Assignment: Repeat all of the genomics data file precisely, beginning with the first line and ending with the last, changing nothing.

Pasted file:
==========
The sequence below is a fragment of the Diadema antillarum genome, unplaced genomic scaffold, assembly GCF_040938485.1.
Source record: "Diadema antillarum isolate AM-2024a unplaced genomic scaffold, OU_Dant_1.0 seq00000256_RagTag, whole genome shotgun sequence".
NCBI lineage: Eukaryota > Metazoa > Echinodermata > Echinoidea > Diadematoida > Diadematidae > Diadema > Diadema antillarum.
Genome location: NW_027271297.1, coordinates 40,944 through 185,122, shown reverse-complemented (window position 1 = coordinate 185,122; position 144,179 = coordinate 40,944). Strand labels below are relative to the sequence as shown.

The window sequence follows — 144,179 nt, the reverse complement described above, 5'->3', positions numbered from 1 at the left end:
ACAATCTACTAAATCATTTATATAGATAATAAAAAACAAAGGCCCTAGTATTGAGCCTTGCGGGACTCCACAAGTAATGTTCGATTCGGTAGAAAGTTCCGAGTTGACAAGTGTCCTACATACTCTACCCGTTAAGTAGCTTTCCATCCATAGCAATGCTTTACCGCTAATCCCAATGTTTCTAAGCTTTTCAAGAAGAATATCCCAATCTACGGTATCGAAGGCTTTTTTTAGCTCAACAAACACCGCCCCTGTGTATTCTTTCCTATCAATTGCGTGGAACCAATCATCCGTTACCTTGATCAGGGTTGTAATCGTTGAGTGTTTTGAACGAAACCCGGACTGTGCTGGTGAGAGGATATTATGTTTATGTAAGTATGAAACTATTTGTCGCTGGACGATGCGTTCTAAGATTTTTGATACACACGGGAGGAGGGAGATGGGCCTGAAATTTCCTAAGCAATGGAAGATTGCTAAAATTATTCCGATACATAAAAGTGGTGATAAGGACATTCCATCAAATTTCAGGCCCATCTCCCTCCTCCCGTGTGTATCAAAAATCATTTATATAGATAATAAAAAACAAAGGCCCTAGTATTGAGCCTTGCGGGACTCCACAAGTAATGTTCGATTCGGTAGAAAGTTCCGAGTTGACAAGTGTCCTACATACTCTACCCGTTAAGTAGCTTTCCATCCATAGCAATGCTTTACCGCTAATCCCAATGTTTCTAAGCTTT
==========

The sequence below is a fragment of the Diadema antillarum genome, unplaced genomic scaffold, assembly GCF_040938485.1.
Source record: "Diadema antillarum isolate AM-2024a unplaced genomic scaffold, OU_Dant_1.0 seq00000256_RagTag, whole genome shotgun sequence".
NCBI lineage: Eukaryota > Metazoa > Echinodermata > Echinoidea > Diadematoida > Diadematidae > Diadema > Diadema antillarum.
Genome location: NW_027271297.1, coordinates 40,944 through 185,122, shown reverse-complemented (window position 1 = coordinate 185,122; position 144,179 = coordinate 40,944). Strand labels below are relative to the sequence as shown.

The window sequence follows — 144,179 nt, the reverse complement described above, 5'->3', positions numbered from 1 at the left end:
ACAATCTACTAAATCATTTATATAGATAATAAAAAACAAAGGCCCTAGTATTGAGCCTTGCGGGACTCCACAAGTAATGTTCGATTCGGTAGAAAGTTCCGAGTTGACAAGTGTCCTACATACTCTACCCGTTAAGTAGCTTTCCATCCATAGCAATGCTTTACCGCTAATCCCAATGTTTCTAAGCTTTTCAAGAAGAATATCCCAATCTACGGTATCGAAGGCTTTTTTTAGCTCAACAAACACCGCCCCTGTGTATTCTTTCCTATCAATTGCGTGGAACCAATCATCCGTTACCTTGATCAGGGTTGTAATCGTTGAGTGTTTTGAACGAAACCCGGACTGTGCTGGTGAGAGGATATTATGTTTATGTAAGTATGAAACTATTTGTCGCTGGACGATGCGTTCTAAGATTTTTGATACACACGGGAGGAGGGAGATGGGCCTGAAATTTCCTAAGCAATGGAAGATTGCTAAAATTATTCCGATACATAAAAGTGGTGATAAGGACATTCCATCAAATTTCAGGCCCATCTCCCTCCTCCCGTGTGTATCAAAAATCATTTATATAGATAATAAAAAACAAAGGCCCTAGTATTGAGCCTTGCGGGACTCCACAAGTAATGTTCGATTCGGTAGAAAGTTCCGAGTTGACAAGTGTCCTACATACTCTACCCGTTAAGTAGCTTTCCATCCATAGCAATGCTTTACCGCTAATCCCAATGTTTCTAAGCTTT